Last year Chinese farmers noticed their prized birds were producing fewer eggs than usual, and egg production plummeted by as much as 90 percent in some flocks. Ducks were waddling about awkwardly, their coordination hampered, and eating less than usual. Some died within days.
By the end of the year some 4.4 million ducks in the eastern provinces of Fujian, Shandong and Zhejiang, where duck farming is common, had caught the mysterious illness, AAAS ScienceMag.org reported Tuesday.
Scientists at the Chinese Academy of Sciences in Beijing analyzed the affected animals and discovered an aggressive new flavivirus, a class of viruses that includes those that cause yellow and dengue fevers.
It was the first flavivirus ever identified in ducks.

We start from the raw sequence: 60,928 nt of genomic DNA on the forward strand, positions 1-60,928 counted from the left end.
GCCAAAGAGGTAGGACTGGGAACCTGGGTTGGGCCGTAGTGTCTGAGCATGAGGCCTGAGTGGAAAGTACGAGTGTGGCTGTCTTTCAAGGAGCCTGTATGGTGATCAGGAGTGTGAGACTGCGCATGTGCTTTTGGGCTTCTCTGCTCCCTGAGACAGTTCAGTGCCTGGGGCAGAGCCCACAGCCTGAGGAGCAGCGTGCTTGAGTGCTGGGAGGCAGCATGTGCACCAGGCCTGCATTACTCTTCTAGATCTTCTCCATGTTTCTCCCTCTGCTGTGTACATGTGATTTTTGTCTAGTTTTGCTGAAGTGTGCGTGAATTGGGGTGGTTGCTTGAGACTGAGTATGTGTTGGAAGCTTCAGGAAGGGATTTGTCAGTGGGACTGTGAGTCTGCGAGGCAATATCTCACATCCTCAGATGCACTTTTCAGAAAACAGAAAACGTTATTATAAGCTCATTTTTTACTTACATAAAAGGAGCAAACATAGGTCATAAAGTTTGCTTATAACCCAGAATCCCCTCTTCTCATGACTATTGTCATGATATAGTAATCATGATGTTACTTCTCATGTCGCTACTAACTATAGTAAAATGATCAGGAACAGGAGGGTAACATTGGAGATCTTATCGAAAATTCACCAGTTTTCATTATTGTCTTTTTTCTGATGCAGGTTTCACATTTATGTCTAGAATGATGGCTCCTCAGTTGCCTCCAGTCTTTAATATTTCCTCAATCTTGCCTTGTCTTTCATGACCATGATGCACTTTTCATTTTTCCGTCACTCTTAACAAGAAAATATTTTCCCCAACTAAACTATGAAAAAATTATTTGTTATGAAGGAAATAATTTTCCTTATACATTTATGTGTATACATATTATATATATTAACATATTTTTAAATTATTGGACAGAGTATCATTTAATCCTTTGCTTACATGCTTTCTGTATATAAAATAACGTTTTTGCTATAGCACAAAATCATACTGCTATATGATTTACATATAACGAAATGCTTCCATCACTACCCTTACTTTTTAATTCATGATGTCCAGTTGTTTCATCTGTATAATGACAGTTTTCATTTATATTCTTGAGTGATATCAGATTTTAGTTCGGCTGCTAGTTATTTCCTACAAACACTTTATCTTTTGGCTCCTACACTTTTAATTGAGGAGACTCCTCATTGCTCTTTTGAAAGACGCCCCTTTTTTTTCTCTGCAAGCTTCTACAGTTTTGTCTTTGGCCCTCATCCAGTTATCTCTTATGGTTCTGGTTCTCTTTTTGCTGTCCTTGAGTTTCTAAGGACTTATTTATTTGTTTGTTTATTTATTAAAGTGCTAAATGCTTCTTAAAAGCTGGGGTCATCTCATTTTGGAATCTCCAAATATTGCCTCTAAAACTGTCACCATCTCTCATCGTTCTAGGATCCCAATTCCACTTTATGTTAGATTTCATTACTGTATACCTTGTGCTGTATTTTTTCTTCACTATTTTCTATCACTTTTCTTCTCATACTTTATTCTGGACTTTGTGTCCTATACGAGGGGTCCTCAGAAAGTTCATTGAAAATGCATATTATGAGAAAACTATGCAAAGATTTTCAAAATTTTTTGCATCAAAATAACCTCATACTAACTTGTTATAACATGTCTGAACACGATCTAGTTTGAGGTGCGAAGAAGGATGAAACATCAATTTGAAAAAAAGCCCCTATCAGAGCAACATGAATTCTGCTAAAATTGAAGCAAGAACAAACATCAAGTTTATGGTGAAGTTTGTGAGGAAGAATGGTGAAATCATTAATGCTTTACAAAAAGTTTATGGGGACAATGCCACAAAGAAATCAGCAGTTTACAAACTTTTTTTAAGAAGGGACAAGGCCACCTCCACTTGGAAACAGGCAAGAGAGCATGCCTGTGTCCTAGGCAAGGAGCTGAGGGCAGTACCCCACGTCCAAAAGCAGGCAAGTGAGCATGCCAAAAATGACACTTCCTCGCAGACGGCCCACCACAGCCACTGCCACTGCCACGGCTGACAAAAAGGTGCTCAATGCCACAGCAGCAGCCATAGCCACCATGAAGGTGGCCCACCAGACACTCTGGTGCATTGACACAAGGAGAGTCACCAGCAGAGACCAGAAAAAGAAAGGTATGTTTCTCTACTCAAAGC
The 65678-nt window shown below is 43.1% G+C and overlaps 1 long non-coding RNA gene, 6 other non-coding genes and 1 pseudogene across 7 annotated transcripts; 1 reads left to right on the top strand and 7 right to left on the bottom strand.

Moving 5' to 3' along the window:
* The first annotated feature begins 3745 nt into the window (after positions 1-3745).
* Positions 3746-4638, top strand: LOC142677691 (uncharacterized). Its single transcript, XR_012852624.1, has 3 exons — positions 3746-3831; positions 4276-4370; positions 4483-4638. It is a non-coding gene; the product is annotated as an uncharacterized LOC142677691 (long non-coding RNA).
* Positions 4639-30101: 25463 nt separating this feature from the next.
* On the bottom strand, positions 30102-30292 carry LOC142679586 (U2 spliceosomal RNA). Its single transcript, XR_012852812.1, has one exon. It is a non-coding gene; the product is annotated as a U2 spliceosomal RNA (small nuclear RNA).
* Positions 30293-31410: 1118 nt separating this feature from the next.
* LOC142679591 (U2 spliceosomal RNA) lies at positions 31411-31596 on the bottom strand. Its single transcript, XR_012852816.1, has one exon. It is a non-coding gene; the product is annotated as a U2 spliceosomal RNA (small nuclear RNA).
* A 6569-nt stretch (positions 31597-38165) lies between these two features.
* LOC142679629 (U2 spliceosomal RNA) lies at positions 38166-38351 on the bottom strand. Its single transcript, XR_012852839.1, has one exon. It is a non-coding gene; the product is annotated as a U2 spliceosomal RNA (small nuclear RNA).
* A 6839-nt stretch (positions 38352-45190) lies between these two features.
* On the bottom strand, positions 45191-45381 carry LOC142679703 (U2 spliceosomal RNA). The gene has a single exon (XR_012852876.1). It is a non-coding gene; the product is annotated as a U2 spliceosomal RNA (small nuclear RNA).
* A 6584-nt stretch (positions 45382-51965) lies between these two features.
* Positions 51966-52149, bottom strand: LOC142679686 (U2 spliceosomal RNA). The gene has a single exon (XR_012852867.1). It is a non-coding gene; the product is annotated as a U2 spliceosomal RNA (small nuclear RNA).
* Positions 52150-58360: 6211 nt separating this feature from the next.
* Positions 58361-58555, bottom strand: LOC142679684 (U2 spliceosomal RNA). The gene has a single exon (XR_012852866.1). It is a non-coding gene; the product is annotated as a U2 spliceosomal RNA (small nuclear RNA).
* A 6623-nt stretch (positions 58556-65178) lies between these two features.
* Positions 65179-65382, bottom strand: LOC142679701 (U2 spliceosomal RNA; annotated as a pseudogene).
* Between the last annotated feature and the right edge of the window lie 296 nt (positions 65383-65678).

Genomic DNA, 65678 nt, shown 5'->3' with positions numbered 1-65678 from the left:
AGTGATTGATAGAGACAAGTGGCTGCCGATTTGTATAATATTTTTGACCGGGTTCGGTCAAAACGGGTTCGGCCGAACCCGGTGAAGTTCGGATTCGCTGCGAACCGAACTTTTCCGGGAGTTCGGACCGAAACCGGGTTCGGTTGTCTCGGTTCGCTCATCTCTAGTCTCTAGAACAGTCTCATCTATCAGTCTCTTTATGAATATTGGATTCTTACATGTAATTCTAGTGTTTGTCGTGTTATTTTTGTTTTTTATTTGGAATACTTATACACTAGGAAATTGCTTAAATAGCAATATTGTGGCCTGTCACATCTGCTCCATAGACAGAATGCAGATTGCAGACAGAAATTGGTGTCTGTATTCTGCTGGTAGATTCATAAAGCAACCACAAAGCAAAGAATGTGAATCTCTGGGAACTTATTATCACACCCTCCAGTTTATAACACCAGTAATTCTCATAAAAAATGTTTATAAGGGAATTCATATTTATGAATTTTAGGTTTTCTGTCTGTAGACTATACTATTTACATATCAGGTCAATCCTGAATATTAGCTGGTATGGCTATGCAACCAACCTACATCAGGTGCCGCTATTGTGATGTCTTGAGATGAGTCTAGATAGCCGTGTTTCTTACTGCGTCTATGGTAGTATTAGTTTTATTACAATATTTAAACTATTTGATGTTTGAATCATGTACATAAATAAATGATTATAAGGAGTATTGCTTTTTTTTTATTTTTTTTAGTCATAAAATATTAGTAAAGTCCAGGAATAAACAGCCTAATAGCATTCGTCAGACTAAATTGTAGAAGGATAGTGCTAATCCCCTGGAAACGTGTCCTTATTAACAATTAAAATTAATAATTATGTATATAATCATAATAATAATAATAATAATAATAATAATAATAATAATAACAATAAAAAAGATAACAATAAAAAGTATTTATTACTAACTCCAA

In addition to potentially affecting Chinese duck farming and the economy that depends on it, the flavivirus could put humans at risk, researchers said.
"Most flaviviruses are zoonotic," meaning they can be transmitted from animals to people, microbiologist George Gao of the science academy said, "so infection of human beings cannot be ruled out."
Because of the pervasiveness of duck farming in China, Gao said, the disease should be closely monitored, in part because it could spread to people.